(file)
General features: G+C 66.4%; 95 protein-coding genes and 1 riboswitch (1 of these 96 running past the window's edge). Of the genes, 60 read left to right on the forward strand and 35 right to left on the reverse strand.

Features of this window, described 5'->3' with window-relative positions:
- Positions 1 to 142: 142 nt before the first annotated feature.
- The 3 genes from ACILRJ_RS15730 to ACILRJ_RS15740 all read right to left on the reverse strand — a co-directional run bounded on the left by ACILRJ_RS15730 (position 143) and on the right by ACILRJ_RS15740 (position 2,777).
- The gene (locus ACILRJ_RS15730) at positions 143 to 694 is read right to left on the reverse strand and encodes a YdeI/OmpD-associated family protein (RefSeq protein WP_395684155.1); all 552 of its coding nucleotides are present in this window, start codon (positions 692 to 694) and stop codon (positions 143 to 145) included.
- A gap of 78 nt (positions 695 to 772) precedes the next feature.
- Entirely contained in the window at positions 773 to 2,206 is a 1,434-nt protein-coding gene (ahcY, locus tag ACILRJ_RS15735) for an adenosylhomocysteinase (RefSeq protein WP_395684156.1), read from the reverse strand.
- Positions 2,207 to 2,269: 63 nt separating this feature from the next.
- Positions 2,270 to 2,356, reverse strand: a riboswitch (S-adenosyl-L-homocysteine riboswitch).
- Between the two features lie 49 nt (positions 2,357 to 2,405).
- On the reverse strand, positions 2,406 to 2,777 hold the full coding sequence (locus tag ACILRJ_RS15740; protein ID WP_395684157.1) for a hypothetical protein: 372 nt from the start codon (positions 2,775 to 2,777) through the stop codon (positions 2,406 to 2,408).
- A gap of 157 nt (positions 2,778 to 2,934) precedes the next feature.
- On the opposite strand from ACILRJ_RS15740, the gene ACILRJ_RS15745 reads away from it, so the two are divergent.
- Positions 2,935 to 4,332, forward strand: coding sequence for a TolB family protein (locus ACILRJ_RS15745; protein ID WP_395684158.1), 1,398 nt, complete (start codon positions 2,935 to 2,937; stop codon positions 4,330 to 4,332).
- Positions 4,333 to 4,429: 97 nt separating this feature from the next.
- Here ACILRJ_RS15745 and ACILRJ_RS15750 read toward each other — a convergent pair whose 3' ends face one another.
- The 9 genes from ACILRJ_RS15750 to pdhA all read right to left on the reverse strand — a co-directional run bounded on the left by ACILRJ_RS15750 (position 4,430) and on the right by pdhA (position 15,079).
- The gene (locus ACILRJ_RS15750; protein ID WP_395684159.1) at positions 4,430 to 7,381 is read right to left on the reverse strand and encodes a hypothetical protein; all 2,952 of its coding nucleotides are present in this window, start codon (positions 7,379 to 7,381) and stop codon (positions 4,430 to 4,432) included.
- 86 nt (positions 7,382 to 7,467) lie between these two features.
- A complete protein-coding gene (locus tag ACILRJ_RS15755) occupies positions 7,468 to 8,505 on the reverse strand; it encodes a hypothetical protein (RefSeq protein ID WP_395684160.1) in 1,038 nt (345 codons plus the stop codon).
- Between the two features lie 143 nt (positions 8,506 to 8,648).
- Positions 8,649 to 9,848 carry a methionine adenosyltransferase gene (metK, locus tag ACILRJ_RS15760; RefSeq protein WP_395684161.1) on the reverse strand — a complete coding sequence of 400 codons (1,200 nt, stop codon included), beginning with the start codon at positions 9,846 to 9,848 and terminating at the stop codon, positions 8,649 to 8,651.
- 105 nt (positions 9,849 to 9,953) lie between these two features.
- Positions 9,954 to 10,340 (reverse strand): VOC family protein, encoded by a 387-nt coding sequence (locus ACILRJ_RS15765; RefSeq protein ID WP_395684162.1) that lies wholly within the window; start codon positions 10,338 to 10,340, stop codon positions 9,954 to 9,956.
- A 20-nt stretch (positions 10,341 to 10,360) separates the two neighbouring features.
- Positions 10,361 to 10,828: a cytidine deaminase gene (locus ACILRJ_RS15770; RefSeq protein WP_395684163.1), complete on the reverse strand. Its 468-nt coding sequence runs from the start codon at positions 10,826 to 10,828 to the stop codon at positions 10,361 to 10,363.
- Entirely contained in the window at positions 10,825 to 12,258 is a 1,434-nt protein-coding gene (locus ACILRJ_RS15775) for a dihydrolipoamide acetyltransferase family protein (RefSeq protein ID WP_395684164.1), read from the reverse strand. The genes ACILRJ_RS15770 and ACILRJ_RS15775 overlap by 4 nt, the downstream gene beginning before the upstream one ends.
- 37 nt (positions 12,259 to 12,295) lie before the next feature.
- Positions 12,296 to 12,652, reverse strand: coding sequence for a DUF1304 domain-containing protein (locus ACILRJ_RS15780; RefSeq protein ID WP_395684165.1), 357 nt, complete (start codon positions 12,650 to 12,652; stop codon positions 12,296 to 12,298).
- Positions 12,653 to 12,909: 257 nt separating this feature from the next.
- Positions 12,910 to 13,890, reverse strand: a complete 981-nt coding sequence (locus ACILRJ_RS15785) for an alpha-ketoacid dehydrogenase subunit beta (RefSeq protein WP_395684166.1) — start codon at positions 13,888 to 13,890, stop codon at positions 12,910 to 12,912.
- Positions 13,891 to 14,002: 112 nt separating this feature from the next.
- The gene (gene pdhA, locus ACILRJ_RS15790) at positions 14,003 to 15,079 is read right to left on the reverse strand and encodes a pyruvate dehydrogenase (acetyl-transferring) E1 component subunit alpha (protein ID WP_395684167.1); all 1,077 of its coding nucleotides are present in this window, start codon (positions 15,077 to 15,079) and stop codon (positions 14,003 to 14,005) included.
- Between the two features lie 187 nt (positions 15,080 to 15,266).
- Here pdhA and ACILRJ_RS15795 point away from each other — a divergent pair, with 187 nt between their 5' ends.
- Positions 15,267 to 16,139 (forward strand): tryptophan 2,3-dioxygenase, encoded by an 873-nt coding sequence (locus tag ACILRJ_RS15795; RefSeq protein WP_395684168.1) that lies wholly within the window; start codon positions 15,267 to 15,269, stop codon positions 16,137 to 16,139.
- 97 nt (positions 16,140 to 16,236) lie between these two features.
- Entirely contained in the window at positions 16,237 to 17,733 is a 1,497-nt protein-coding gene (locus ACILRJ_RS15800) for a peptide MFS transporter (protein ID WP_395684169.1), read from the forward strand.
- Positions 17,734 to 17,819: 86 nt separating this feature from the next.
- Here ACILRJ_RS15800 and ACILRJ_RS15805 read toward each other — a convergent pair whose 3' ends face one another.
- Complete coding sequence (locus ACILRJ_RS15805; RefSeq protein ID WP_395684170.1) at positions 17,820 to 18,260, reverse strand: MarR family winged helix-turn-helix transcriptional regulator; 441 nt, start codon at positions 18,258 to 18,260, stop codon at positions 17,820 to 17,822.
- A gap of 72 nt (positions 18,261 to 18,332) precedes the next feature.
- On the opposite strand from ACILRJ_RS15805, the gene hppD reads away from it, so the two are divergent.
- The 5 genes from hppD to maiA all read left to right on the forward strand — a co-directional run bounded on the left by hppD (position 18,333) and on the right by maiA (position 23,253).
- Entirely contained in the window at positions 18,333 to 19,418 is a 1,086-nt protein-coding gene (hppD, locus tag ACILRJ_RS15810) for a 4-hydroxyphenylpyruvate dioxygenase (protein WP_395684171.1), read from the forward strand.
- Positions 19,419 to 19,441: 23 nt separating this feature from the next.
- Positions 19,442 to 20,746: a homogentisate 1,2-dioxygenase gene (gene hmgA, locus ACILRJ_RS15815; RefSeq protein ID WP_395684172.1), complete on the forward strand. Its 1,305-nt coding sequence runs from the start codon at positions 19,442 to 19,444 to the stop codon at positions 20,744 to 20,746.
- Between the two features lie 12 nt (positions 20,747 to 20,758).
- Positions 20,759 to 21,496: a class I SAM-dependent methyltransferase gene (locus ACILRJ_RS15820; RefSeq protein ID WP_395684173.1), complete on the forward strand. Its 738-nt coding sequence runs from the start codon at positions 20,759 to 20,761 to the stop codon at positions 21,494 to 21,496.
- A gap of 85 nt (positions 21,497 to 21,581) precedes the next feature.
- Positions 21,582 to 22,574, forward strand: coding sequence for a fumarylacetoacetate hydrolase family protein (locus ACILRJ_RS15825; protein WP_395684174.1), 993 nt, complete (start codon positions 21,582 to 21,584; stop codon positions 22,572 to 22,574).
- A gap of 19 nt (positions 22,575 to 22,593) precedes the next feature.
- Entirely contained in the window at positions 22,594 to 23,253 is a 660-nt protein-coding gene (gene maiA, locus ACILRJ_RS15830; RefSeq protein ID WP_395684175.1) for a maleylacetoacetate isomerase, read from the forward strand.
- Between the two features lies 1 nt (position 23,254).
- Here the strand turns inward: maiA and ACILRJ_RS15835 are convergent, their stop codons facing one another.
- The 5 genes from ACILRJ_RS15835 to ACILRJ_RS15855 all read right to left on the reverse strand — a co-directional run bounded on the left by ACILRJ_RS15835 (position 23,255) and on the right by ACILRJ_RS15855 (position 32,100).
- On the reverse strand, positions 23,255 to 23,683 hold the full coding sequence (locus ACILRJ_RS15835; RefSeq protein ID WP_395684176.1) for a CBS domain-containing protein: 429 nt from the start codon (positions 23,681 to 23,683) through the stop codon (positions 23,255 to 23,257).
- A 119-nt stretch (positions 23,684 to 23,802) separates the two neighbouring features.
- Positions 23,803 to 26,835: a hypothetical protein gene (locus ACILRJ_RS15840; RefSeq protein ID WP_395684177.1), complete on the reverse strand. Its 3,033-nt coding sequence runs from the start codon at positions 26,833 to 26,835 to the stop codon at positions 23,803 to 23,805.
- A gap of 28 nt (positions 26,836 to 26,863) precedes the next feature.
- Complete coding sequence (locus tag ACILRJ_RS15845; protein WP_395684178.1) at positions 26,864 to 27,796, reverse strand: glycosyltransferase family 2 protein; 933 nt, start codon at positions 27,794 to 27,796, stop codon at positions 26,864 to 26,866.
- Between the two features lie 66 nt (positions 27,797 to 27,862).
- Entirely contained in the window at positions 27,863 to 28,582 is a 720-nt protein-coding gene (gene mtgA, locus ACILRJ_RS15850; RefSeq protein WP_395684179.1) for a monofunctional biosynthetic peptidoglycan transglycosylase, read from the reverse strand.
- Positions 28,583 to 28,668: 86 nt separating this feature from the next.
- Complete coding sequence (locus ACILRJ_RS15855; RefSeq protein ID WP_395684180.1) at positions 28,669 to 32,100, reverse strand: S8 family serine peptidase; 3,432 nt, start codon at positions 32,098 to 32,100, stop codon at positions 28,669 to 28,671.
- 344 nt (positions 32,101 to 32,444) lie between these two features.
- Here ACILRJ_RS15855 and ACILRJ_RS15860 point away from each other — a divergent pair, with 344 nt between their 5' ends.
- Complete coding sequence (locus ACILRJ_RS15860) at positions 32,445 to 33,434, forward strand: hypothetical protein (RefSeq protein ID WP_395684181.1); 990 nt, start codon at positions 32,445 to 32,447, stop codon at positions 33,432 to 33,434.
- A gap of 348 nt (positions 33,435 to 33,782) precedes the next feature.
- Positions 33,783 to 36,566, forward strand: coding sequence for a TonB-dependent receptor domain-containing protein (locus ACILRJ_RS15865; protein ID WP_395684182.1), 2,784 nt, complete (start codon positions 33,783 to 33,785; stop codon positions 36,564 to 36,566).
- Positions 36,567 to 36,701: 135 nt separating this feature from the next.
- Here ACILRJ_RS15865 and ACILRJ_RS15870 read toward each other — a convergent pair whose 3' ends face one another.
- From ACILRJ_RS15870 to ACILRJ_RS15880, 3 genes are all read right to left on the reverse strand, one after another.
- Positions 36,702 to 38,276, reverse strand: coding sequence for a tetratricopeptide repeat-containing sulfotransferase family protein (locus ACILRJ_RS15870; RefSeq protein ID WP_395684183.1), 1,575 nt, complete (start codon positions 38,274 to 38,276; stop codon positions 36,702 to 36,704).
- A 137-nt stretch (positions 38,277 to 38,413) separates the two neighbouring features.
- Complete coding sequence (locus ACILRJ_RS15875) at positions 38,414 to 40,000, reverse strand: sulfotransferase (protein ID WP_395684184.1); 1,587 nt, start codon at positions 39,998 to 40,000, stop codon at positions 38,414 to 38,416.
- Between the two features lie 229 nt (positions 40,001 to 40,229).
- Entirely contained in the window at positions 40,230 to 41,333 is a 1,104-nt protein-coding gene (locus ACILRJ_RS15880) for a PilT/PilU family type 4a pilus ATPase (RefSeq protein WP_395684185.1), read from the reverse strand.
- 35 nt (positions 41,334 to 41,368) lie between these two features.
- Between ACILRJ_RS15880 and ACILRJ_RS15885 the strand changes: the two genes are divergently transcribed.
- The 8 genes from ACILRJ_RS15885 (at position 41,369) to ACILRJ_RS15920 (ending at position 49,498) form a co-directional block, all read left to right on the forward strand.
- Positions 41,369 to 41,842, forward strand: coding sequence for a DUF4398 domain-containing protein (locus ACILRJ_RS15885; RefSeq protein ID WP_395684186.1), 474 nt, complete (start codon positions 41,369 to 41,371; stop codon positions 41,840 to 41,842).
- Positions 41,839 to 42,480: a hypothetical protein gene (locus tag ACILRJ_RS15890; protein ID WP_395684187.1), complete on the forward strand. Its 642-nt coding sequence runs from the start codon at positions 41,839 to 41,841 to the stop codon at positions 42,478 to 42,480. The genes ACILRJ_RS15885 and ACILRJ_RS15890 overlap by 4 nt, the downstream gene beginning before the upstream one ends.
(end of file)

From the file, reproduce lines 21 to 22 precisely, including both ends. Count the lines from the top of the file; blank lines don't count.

- Between the two features lie 143 nt (positions 8,506 to 8,648).
- Positions 8,649 to 9,848 carry a methionine adenosyltransferase gene (metK, locus tag ACILRJ_RS15760; RefSeq protein WP_395684161.1) on the reverse strand — a complete coding sequence of 400 codons (1,200 nt, stop codon included), beginning with the start codon at positions 9,846 to 9,848 and terminating at the stop codon, positions 8,649 to 8,651.